Tag Archives: allergies

Watchdog: Seller of EpiPen heavily lobbied Wisconsin GOP

Citizen Action of Wisconsin says Mylan, the seller of EpiPen, “contributed thousands of dollars to GOP state legislators in Wisconsin and spent tens of thousands on lobbying to influence the Legislature to help it increase its market in Wisconsin. The legislation is helping Mylan build the monopoly it needs to overcharge for the medication.”

Since 2014, Mylan’s corporate PAC made thousands of dollars in contributions in Wisconsin exclusively to Republican state legislators, focusing on those who serve on the Senate Health Committee, according to CAW based on data compiled by the Wisconsin Democracy Campaign.

Mylan also spent $42,000 between 2013 and 2014 and $24,500 between 2015 and 2016 lobbying in Wisconsin on issues “… affecting the manufacture, distribution, or sale of prescription drugs and medical devices,” as well as on what became 2013 Wisconsin Act 239 and 2015 Wisconsin Act 35 and broadly on “anything relating to generic pharmaceuticals.”

These two measures expanded the scope of users of EpiPens to “recreational and educational camp, college, university, day care facility, youth sports league, amusement park, restaurant, place of employment, and sports arena,” as well as “public, private, or tribal schools.”

Together this expansion is projected to cost the state $77,500 per year for the state to administer.

CAW said “in return for its political donations and lobbying, Mylan has successfully induced state legislators into participating in its marketing scheme to wring windfall profits out of Wisconsin families seeking protection from severe allergic reactions.

The group cited a Wisconsin Public Radio radio report and said Mylan has used state legislation to expand the EpiPen market “in order to position itself to reap a cash windfall from raising prices. With no justification other than profit, Mylan has increased the price of EpiPens by 5 fold since 2007, to the current price of $633 for a two-pack.”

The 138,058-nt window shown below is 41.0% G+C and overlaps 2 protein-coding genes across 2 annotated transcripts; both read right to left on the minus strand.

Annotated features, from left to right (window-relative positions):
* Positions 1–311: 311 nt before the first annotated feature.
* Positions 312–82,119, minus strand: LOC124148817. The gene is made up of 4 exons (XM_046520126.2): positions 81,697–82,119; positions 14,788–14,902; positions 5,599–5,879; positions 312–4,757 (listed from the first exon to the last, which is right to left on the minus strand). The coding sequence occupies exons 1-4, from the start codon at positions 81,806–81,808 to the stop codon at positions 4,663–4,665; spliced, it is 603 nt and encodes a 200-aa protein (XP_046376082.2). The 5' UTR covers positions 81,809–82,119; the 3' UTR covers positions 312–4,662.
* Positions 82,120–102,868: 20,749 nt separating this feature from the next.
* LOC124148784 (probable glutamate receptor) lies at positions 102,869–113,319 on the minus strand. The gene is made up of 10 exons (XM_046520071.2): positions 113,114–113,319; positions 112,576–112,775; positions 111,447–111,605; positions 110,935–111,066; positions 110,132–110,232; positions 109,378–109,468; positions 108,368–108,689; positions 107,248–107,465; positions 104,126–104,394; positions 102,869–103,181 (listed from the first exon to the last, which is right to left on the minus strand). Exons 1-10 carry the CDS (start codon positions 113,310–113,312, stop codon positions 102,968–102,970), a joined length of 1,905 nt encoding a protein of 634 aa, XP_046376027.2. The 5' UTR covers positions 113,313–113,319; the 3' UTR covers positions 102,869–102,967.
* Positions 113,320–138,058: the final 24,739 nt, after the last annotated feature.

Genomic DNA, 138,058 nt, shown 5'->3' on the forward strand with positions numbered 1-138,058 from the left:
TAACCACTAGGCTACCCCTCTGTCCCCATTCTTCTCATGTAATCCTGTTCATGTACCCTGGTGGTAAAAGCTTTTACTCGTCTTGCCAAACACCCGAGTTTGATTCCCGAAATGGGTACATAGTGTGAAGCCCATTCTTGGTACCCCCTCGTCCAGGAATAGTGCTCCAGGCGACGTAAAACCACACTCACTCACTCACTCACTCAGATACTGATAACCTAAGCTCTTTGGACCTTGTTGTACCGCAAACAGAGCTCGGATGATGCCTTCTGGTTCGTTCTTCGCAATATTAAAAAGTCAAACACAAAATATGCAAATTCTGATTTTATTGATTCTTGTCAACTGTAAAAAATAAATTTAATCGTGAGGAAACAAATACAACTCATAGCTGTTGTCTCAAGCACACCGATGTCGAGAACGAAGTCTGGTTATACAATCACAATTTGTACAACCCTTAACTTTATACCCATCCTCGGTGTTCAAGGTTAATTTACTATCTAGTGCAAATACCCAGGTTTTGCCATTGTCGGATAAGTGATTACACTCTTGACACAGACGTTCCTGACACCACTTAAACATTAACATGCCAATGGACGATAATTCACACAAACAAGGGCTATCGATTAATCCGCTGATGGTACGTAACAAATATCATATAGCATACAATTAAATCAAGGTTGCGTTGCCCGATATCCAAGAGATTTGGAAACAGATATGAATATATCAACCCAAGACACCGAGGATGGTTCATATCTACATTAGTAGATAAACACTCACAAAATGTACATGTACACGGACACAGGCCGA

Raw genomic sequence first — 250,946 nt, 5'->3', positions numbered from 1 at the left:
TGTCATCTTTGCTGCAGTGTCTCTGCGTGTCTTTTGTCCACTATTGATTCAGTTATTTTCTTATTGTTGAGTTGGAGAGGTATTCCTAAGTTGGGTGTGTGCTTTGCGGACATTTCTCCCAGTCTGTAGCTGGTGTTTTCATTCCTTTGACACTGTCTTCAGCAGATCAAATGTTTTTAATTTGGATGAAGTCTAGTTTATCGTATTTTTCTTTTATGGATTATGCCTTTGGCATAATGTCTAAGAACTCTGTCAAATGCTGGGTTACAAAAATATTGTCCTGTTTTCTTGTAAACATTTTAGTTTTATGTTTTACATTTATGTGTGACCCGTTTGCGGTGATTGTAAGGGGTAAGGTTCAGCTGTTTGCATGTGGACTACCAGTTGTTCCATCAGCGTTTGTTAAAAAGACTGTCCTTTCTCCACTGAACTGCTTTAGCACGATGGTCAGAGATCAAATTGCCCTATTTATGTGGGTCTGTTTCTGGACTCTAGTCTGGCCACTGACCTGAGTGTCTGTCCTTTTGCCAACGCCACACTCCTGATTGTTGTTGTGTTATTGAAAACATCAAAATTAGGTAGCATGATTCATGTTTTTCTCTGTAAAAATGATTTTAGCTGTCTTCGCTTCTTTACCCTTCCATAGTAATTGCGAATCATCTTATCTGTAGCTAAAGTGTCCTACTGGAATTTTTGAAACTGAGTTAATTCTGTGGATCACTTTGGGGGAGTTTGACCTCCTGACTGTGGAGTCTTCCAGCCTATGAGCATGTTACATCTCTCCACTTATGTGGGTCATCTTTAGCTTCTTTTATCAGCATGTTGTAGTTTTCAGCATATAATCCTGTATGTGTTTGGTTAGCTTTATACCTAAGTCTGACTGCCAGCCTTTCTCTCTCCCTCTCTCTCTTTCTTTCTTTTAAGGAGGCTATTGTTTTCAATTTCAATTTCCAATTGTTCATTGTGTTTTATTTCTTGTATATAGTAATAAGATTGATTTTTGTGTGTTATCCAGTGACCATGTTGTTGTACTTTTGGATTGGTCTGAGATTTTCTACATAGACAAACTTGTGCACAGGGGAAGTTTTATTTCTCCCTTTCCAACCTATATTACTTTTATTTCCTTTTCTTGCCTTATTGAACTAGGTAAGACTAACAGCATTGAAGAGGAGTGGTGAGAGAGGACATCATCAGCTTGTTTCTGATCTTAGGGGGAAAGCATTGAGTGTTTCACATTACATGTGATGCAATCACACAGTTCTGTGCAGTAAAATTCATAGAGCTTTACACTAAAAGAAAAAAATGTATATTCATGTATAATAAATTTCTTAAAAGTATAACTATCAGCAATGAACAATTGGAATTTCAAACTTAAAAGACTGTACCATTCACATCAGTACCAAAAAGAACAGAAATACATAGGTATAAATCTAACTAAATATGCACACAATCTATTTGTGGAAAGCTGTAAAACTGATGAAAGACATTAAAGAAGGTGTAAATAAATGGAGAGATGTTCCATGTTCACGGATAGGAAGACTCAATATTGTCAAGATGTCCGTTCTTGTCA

“It is hard to imagine much worse than a family priced out of a medication that could save their child’s life because of the greed of a drug corporation,” said Robert Kraig, executive director of CAW. “Mylan is engaging in grossly unethical business practices with the assistance of state legislators. Under current Wisconsin law, drug corporations like Mylon have the unlimited ability to charge unjustified prices for life-saving medication.

“What Mylan is doing is like selling food or water at a grossly inflated price during a natural disaster. Wisconsin families are trying to pay the inflated price because of the potential life-saving value of the drug.”

CAW said lawmakers should stop promoting the expansion of the EpiPen market and take up state Rep. Debra Kolste’s legislation on prescription drug transparency, which would force Mylan to justify the price of its medications.

1 in 3 live in ‘sneeziest and wheeziest’ cities | Milwaukee at No. 14

One-in-three Americans lives in the “sneeziest and wheeziest” cities and regions where they are exposed to both ragweed pollen and ozone smog pollution that can worsen respiratory allergies and asthma, according to a new Natural Resources Defense Council report.

NRDC said some 109 million Americans are more likely to suffer itchy eyes, runny noses and sneezing, and may find it hard to breathe. And they become more ill than those exposed to only ragweed or ozone pollution.